Here is the interesting thing. There is also a third party, registered under a Michelle Frances Good, that spent $2,363.29 to advertise in Kamloops during the election period. This is just me looking at what I can find online. However, I would surmise that it is the same Michelle Good who contributed to the Kamloops—Thompson—Cariboo federal NDP riding association and then registered as a third party and spent $2,300 to purchase advertising under this third-party group. How does that happen? I thought we were only supposed to be able to pay $1,500 a person to participate in the federal electoral process.

I bet that I could find people registered as their names and find their donations, and sure enough, there they were. That $2300 is a lot of money. Someone who does not have access to that level of funding does not have the access this person has to influence the outcome of an election. When we start thinking about $2,300, $3,000, or $4,000, while that does not seem like a lot, it actually is a lot in the context of the overall spending in that particular district.

What if I had said that the Koch brothers had registered as a third party. That would get the attention of a lot of people here. The reality is that because trade unions and environmental NGOs have taken care of this loophole, the Minister of Democratic Institutions has completely ignored it.

I will say one thing. Once people realize that this loophole exists, all gloves are off. If the Liberals do not address this problem, what I worry about is that everyone here is going to say that we all have to use PACs to get elected. All of a sudden, that uniquely Canadian “I can focus on my legislation instead of fundraising” goes away.

The minister came in with a fresh, new hope-and-change mandate from the Prime Minister. If the Liberals know that this happens and did not even look at it or touch it, then mark my words: after the next election, this place is going to be looking at this and saying that I had a point.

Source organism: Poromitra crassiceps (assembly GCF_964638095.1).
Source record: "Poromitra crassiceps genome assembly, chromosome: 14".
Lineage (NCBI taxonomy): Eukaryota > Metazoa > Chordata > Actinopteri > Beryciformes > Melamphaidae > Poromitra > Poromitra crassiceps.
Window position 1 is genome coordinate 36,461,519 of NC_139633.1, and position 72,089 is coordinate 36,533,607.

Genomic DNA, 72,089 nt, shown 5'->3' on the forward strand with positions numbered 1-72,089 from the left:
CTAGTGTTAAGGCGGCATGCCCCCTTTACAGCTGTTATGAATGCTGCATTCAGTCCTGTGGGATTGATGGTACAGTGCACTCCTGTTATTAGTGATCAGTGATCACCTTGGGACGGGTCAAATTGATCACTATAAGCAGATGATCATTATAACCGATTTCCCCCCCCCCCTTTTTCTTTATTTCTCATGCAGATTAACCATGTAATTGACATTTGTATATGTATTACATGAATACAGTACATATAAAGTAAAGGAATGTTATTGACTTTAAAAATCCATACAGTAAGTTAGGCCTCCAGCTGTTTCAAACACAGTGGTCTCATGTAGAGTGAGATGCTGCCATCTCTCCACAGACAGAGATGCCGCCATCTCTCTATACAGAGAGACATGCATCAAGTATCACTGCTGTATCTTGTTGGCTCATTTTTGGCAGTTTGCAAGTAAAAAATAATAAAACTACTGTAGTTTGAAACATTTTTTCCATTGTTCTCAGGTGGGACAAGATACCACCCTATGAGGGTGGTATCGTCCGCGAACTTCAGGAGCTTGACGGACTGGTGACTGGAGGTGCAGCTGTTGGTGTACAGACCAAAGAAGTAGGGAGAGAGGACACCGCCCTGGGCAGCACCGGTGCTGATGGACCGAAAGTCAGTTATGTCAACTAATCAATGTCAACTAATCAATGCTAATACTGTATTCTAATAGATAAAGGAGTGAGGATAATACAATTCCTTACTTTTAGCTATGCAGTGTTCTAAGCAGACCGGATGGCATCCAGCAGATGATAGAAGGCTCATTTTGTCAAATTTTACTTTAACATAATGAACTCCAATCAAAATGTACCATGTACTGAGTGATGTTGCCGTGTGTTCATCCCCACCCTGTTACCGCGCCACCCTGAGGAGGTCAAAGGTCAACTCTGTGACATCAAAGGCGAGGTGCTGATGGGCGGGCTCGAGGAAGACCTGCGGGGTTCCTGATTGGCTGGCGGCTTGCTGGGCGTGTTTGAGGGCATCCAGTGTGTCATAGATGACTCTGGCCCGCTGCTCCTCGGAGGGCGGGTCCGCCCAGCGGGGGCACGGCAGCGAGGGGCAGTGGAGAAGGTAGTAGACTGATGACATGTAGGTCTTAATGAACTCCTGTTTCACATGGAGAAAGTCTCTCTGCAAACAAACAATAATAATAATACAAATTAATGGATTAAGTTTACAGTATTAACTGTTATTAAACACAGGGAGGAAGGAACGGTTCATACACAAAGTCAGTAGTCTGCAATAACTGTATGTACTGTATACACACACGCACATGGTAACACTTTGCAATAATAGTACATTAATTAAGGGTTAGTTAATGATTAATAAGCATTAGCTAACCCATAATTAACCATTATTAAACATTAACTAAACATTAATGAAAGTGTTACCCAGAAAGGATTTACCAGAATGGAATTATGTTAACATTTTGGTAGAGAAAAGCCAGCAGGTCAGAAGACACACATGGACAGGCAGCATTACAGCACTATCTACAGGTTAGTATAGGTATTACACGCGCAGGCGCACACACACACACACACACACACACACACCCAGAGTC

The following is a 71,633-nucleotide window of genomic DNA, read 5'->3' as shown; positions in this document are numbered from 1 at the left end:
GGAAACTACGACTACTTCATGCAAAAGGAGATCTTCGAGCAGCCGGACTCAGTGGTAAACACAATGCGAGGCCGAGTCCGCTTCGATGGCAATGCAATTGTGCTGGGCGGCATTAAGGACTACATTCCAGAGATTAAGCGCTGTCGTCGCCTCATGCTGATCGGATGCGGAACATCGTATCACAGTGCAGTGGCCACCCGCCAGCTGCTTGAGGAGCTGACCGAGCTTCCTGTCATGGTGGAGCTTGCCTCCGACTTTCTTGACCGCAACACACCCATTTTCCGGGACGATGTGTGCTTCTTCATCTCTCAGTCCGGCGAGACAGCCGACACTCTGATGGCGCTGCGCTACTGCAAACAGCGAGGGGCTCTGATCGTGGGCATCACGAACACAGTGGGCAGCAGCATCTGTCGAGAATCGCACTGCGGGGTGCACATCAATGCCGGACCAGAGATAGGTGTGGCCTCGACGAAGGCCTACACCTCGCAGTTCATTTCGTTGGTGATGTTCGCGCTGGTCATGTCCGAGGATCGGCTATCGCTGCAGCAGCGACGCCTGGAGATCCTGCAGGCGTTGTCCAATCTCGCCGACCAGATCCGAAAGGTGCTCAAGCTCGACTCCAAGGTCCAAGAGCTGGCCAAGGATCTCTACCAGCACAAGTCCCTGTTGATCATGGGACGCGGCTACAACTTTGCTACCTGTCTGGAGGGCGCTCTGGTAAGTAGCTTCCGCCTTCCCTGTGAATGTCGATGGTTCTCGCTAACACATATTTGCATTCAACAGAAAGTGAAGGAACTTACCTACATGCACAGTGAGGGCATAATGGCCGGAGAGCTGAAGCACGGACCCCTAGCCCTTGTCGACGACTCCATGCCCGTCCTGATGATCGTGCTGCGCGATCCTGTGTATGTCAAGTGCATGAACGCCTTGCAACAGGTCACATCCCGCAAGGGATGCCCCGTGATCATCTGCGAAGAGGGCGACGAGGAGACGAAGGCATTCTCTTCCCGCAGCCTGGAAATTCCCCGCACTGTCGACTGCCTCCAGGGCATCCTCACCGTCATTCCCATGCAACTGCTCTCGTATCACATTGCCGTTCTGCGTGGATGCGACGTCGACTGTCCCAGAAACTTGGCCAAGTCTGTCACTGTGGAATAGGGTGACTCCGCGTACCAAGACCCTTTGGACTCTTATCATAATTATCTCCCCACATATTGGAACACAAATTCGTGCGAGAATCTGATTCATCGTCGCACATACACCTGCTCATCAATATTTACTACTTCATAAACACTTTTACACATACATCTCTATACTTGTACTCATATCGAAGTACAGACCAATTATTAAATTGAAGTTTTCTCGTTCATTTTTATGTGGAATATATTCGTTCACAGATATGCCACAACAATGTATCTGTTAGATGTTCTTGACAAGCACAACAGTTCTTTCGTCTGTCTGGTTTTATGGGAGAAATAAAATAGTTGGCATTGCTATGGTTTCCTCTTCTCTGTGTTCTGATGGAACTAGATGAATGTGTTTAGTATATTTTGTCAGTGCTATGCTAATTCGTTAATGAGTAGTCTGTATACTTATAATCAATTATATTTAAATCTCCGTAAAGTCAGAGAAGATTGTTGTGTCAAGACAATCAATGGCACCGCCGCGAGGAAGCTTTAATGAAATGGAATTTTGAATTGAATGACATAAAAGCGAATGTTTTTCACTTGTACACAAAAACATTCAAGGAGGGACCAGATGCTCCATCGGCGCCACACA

I would hope that my colleagues would all be in agreement and put aside partisanship and say that we do not want PACs in Canada. The example I gave should not happen. Closing this loophole should be in this legislation. Reporting donations for these third parties needs to happen. Reporting the purpose of electoral advertising needs to happen. Prohibiting donations from entities other than individuals needs to happen. We need to prohibit individuals from using third-party registration status to circumvent the cap on individual donations.

Why is that not in this legislation? It is a glaring loophole that will have a huge impact on our democratic system. It already has with that $6 million. We do not even know where it came from or what it was used for. How can we tolerate that? That is the antithesis of democracy, and it is not in the bill.

The bill is a waste of time. It is not going to change the behaviour of the Liberals. What I am talking about would, and I have no idea why it is not in there.

Canada Elections ActGovernment Orders

February 5th, 2018 / 3:35 p.m.

NDP

Nathan Cullen NDP Skeena—Bulkley Valley, BC

Mr. Speaker, the timing of the introduction of Bill C-50 was interesting in that it fell right as the Liberals were breaking their promise on electoral reform. It is the bait and switch of a party that was looking to get out from underneath the burden of having promised something and then blatantly betraying that promise.

One would wonder where this came from. The bill was born from the allegations, which I think were quite correct, that the Prime Minister and many of his cabinet ministers were finding themselves in an obvious, to everyone else, conflict of interest. We had the justice minister meeting with high-priced Bay Street lawyers, fundraising. We had the finance minister meeting with members of the financial industry, who have interests in his department. These were not just meetings. They were fundraising events. They were $1,500- and $1,200-a-person fundraising events.

If we all remember the Prime Minister's own much-vaunted mandate letters to his cabinet, which applied to him as well, not only could his cabinet ministers not find themselves in a conflict of interest, they could not even place themselves in the appearance of a conflict of interest. It is somewhat ironic now, because the author of those mandate letters broke our conflict of interest rules.